With everyone from carriers to handset manufacturers to tech sites talking up dual-core processors, you probably get the idea that having a dual-core processor is a good thing, but for the uninitiated, it might not be apparent why, and for some, the whole subject of processors might be a mystery. It’s easy to understand why; it’s a spec that gets thrown around a lot, along with various names like Nvidia Tegra 2, Qualcomm Snapdragon, and TI OMAP, but it’s a feature that’s never fully explained and frankly, the business of processors can get pretty complicated and technical.

For this month’s column, I’m going to take a general approach to the topic and explain the processor’s function, explain the different parts, how they affect your smartphone’s performance, and give you a glimpse of what’s to come in the future. I’ll also introduce the various chipset makers, but there’s quite a bit of variation in how each of the companies design processors and this is where things can get a bit complicated, so I’ll save the comparison of each for a future column. That said, hopefully, this will serve as a good starting point to better understanding the world of smartphone processors.

What’s in a processor?

Nowadays, smartphones are so much more than phones and personal organizers. They’re music and video players; they’re mobile Web browsers and; they’re cameras and camcorders. However, in order to do all those things, there needs to be a part of the system that can process and carry out those functions, which is where the processor enters the picture.

“The processor is the brain of the smartphone,” explains Nick Stam, director of technical marketing at Nvidia. “Just like a regular desktop or laptop, these devices are, at the highest level, computers, and like computers, they have a processor to do all the basic calculations and to execute code.”

Of course, with smartphones, you’re dealing with a smaller form factor, so the design of the processor is somewhat different than what you’d find on your computer. On your desktop, you’ve got different elements, such as your Central Processor Unit (CPU), Graphics Processing Unit (GPU), memory, and peripheral buses, that all connect to the motherboard.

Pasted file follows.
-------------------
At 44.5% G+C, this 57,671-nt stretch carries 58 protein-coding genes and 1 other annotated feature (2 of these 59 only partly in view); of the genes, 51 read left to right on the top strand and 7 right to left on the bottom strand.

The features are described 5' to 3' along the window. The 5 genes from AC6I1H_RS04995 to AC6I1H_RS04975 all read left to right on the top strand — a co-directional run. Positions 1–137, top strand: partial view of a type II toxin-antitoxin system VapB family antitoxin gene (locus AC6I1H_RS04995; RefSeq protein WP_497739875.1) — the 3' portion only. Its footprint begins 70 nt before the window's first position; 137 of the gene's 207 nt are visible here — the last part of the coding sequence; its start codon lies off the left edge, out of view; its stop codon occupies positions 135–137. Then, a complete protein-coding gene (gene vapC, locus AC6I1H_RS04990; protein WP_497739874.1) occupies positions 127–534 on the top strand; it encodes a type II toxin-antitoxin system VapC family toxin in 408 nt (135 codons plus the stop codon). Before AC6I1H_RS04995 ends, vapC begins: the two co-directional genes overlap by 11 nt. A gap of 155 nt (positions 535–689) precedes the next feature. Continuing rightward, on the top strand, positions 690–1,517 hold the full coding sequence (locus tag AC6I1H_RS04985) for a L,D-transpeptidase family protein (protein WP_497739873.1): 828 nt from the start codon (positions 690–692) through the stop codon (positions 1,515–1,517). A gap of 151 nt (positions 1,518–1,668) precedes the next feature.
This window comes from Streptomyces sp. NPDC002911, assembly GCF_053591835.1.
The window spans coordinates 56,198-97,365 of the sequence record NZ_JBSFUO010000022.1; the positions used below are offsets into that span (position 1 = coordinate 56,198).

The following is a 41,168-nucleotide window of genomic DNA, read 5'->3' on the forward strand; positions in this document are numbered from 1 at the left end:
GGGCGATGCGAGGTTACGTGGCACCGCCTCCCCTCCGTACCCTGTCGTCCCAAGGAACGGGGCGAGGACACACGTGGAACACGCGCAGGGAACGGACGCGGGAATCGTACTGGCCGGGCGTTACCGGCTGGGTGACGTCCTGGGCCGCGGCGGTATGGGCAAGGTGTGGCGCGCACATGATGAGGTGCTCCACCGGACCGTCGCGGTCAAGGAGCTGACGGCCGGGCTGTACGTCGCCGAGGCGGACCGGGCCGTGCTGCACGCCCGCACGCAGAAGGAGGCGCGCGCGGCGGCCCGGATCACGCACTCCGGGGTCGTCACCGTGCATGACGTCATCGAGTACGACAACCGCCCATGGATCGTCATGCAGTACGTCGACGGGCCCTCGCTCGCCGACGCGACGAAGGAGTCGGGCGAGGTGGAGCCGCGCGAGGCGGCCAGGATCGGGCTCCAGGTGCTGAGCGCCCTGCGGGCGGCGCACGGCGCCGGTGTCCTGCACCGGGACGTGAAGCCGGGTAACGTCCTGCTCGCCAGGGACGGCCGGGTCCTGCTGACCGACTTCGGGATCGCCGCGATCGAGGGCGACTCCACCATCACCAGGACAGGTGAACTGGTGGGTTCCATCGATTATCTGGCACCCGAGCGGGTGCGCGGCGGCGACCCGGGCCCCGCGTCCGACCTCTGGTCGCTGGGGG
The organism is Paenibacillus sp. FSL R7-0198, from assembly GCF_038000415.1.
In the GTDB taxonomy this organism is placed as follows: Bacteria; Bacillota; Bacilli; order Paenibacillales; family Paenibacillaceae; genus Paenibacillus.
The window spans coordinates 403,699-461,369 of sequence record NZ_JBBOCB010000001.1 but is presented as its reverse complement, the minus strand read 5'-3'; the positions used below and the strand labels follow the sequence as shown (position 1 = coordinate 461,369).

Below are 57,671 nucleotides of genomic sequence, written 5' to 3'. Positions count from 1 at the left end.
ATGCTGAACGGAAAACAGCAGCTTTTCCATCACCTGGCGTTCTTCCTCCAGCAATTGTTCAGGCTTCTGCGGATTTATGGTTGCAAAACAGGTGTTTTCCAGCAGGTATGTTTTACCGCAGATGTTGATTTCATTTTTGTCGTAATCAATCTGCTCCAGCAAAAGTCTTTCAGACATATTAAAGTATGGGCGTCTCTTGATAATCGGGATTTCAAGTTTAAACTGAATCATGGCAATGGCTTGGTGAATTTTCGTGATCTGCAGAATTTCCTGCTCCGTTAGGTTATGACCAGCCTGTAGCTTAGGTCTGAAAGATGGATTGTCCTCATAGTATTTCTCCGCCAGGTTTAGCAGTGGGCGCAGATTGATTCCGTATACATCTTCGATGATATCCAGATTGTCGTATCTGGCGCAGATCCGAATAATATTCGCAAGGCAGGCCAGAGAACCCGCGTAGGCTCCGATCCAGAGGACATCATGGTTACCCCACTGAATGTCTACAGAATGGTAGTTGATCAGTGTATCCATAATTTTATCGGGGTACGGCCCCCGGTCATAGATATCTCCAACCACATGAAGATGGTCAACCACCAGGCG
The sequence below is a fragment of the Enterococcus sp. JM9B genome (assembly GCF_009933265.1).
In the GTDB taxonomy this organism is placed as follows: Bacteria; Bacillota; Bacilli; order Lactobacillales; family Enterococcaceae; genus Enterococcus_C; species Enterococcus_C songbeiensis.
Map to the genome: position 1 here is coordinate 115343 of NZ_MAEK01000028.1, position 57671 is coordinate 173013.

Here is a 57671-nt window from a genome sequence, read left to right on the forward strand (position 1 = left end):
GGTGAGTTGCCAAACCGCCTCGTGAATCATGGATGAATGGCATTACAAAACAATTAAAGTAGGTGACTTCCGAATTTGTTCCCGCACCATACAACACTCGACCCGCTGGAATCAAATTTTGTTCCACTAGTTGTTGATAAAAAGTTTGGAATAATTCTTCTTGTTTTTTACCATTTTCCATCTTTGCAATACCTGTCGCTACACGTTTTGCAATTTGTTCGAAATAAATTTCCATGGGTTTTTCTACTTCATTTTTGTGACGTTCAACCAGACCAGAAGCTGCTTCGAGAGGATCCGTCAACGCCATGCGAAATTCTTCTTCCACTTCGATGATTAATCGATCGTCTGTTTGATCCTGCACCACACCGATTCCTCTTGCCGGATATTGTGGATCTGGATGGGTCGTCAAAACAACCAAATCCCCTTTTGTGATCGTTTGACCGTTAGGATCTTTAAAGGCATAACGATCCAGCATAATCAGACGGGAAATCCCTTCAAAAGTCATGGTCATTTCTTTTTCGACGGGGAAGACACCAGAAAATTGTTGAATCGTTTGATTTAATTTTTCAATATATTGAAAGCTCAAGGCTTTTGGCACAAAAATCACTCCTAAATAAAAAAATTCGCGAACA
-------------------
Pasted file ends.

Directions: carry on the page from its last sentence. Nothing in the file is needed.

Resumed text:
On a smartphone, you’ve got similar components, as well as other sub-processors, but they’re integrated onto a single chipset, referred to as System-on-a-Chip (SoC), since there isn’t room to have different chipsets with the battery taking up so much space. So technically, when we talk about processors, we’re really talking about the SoC, but for pretty obvious reasons,

Inside Nvidia’s Tegra 2 chipset, or System-on-a-Chip, lies multiple components, including two CPUs, a GPU, and video encoders and decoders.

(Credit:
Screenshot by Bonnie Cha/CNET)

A key component of the SoC is the CPU. Most companies use a CPU based a design from a company called ARM, and it handles most things you experience on your smartphone, from running the OS to touch-screen functions. When people talk about whether a phone has an 800MHz processor or a 1GHz processor, they’re referring to the speed of the CPU. Additionally, single-core or dual-core refers to the number of CPU cores.

Another element of the SoC is the GPU. The GPU processes graphical and visual data, so it’s responsible for such things as rendering Web pages and game play. Having a dedicated GPU is much more efficient than letting the CPU handle it, since it allows for lower power consumption while offering such benefits as better image processing and anti-aliasing and geometric realism. The better the GPU, the better experience you’ll have viewing complex Web sites and 3D video games.

Finally, the SoC incorporates a number of other sub-processors, such as video encoders and decoders, camera operation, and audio playback, so your smartphone can perform such tasks. Some companies also incorporate a phone’s modem (Wi-Fi, Bluetooth, GPS, 3G/4G, etc.) into the SoC, while others keep them separate, which leads to the next topic.

Not all processors are created equal

Now, just because two smartphones both have 1GHz processors doesn’t mean you’re going to get the same kind of performance from both. This is because different chipset makers take different approaches to designing their processors or SoC.

There are four major players in the mobile processing world, Nvidia, Qualcomm, Texas Instruments, and Samsung, but they’re all have one thing in common: ARM. ARM is the company that provides the architecture for mobile processors, and these companies use it as the basis for developing their chipsets. So what’s the reason for variation?

This is because some companies license ARM’s CPU design and use it as is, while others only license the instruction set and create their own CPU based on the guidelines provided by ARM. Qualcomm is an example of the latter, which is why you see some of its dual-core processors clocked at higher speeds, such as 1.2GHz. Add to that different kinds of GPUs and various integrations of sub-processors and modems, and you’re going to get some different results.

Again, I’ll compare each of the manufacturers processors in a future column, but for the sake of sticking with the basics for this article, I left it out.

Dual-core and beyond